With a post-COVID rebound of the Las Vegas market serving as a catalyst, a handful of casino hotel companies are making considerable progress in their recovery efforts as well as positioning themselves for future growth.
During BITAC Casino Resorts Live 2021, several executives weighed in on the current state of the segment as part of a panel discussion entitled “Back In The Game: Casino Hotels Continue To Rebound From Pandemic, Downturn.”
Richard Bosworth, CEO, Virgin Hotels Las Vegas—which reopened earlier this year after being converted from the Hard Rock Hotel & Casino—was especially bullish on the market fundamentals of Las Vegas and its future.
“Las Vegas has probably had the lowest percentage of new supply of any major market in the U.S., but yet the demand increases in Las Vegas for gaming and for integrated resorts is going to be at an all-time high. I think it’s probably one of the safest and most dynamic investment communities for hospitality. Las Vegas is roaring back,” he said.
David Hoelzer, corporate vp, purchasing, Station Casinos, reinforced the point.
“I would really echo that. We’re reinvesting, we have some big construction projects planned for the next year-and-a-half or two years. The valley keeps growing dramatically so it’s been a very stable economic environment for us,” he said, adding there are some macroeconomic headwinds to keep an eye on such as inflation costs.
Phil Minichino, chief procurement officer, Foxwoods Resort Casino, noted his company is also investing in growth while hedging against some of the existing supply chain issues.
“We actually have a very aggressive capital budget this year and next year. We’re trying to get things approved now that we might be doing for summer projects. That way we can get funding established for it and put the orders in so we can get products, because if we don’t do it now we might not get it until fiscal year 2023,” he said.
However, Roger Bloss, President, Alternative Hospitality, pointed out that getting funding for projects has become considerably more difficult in today’s environment.
“Finding the money is almost impossible right now. The lenders have gotten tight and said ‘hey you got to pick these brands and you got to have this amount of debt to equity.’ That’s the most difficult part for us because this is a total change to where we were pre-COVID,” he said.
Bloss further noted when it comes to new construction he’s had to adopt a “cost-plus” model with general contractors because of the rapidly changing material prices.
Kevin Ball, vp, purchasing, Affinity Gaming, also acknowledged some of the challenges associated with financing projects.
“You put together a budget for a project, the project finally gets approved and that budget isn’t worth the paper it’s written on because of inflation prices, freight, and things like that. What I’ve talked with my CFO about is ‘fund fast.’ Approve it quickly and get the orders in so you don’t have to have a 50 percent contingency at the end of your budget for your project,” he said.
Bosworth, meanwhile, acknowledged some of the changing demographics within the casino market. “We have seen a complete shift in our market segmentation demographic and clientele,” he noted, adding that was a key factor in the decision to rebrand the hotel.
Bosworth continued, “There’s got to be activation on the gaming floor and quite frankly we’re still working on that. It has to match the activation that you’re feeling in food and beverage, that you’re feeling in entertainment and that you’re feeling inside of a guest room. It has to be a full ecosystem and once you can nail down that ecosystem and get that type of an experience and vibration on the gaming floor, I think then it comes full circle,” he said.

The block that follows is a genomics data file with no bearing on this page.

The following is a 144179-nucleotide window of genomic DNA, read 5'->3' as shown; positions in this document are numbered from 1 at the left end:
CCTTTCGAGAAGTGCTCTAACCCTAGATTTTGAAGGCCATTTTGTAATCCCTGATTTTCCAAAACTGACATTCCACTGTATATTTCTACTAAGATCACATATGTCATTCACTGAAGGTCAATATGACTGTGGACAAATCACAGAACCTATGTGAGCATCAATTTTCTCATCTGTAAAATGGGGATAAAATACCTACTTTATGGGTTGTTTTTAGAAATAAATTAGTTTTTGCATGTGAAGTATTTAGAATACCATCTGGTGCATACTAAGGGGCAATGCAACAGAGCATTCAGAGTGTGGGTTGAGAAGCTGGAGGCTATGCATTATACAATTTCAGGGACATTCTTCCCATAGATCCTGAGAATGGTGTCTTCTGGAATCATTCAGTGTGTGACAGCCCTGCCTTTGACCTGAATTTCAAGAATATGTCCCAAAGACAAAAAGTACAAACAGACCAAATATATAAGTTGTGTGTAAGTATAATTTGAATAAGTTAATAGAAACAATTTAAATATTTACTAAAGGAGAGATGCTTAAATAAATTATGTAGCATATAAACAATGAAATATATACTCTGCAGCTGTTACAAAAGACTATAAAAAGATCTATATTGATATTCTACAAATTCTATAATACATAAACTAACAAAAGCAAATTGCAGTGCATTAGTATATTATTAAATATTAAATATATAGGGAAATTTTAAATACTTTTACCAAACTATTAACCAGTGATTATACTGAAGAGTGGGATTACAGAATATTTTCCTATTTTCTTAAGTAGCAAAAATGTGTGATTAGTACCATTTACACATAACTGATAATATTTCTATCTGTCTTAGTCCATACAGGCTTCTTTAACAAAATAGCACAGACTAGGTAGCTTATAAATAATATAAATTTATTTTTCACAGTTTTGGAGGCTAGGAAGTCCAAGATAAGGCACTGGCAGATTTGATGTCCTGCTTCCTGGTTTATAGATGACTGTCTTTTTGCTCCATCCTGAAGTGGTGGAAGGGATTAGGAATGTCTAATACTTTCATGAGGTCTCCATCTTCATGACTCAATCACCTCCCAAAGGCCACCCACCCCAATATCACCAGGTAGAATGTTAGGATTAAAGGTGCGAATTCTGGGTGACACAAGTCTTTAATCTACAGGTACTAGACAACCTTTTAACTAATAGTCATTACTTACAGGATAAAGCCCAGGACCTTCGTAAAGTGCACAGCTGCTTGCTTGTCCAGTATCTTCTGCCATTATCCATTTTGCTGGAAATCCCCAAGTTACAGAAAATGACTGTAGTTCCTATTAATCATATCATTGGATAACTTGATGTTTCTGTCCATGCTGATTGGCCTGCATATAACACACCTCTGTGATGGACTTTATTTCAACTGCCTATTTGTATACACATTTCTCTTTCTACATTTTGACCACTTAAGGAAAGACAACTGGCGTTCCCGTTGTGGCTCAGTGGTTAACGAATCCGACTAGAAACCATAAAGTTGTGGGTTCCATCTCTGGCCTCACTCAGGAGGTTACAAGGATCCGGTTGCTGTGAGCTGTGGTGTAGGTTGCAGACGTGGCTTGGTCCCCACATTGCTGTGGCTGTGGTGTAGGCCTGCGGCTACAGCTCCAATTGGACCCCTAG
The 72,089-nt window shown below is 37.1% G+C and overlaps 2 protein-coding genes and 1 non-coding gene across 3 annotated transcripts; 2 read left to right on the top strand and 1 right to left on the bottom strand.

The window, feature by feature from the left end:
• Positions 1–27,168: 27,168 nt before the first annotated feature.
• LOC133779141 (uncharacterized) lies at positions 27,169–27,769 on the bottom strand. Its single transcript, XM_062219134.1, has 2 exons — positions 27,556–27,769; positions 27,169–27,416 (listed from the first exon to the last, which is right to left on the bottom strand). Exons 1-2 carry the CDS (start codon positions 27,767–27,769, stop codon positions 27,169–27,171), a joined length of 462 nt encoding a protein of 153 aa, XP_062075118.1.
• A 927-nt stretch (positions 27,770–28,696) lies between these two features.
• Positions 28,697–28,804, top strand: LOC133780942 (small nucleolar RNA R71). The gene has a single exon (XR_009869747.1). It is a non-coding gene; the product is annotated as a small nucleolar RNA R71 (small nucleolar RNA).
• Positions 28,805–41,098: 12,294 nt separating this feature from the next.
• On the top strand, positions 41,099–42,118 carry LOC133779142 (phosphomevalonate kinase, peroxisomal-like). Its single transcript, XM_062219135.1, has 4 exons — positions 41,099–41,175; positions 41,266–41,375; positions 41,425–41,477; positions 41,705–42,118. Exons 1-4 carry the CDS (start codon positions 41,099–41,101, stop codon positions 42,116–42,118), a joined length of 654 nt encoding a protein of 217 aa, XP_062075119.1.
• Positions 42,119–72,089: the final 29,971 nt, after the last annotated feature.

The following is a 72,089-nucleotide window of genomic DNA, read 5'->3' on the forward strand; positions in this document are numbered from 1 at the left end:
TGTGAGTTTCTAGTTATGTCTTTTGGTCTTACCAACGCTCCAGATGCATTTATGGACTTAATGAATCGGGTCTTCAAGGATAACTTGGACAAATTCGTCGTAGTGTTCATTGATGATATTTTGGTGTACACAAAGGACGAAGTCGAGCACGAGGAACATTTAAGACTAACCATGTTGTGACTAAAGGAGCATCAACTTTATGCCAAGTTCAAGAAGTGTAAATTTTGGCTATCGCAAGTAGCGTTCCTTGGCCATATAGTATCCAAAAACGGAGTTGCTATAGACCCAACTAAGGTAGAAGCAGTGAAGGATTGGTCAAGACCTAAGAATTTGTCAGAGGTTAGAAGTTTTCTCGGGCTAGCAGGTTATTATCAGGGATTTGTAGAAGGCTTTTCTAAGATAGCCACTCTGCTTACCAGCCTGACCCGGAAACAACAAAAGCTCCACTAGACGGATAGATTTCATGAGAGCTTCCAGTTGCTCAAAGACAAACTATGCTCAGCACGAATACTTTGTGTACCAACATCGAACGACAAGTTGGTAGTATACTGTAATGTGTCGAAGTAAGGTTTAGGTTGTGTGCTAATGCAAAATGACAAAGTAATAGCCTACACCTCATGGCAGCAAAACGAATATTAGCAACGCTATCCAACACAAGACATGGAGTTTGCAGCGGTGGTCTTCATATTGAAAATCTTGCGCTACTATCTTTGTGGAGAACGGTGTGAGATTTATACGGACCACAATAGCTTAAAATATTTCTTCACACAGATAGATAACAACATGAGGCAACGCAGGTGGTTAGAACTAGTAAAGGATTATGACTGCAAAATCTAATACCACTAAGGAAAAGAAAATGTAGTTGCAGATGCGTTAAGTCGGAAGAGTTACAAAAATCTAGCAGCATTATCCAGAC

A major component of that shift is technology, particularly the emergence of online gaming.
Ball noted the company just activated to its own proprietary platform to generate additional revenue, but he added there is still plenty of work to be done.
“I think it’s a new revenue driver for the industry. The industry needs to become more innovative and not treat it as a static tool. We need to treat it as something that’s living and breathing and continually try to improve upon it,” he said.
Minichino, for his part, noted that in addition to further automating some of its internal systems, Foxwoods has been focused on cashless transactions.
“The youth of today don’t carry cash with them. They’re looking to swipe a card so they can go and gamble at a table,” he said.
Within technology, social media continues to take on increased importance, particularly with the potential for COVID to potentially reduce in-person visits to casinos, according to Hoelzer.
“Social media has been a huge push for us. We’ve really revamped that entire program for our company. We’re trying to re-engage younger generations and we’ve put more focus on generating content for platforms like Instagram. We’re just trying to further engage with our guests whether they can or can’t come into our facility so we have that ongoing conversation with them,” he said.
Finally, Bloss maintained that casino hotels have made considerable progress in recent years when it comes to rates, which has prompted increased hotel development in the surrounding areas.
“For the first time in Las Vegas, casino hotels have gotten their room rates up to a position now where you’ve seen multiple hotel companies building Hilton Garden Inns, Residence Inns, Hampton Inns and products like that. The rates are now up to the point where owners can make money off of hotel assets that are limited-service and don’t involve gaming and allow casino hotels to provide all the entertainment,” he said.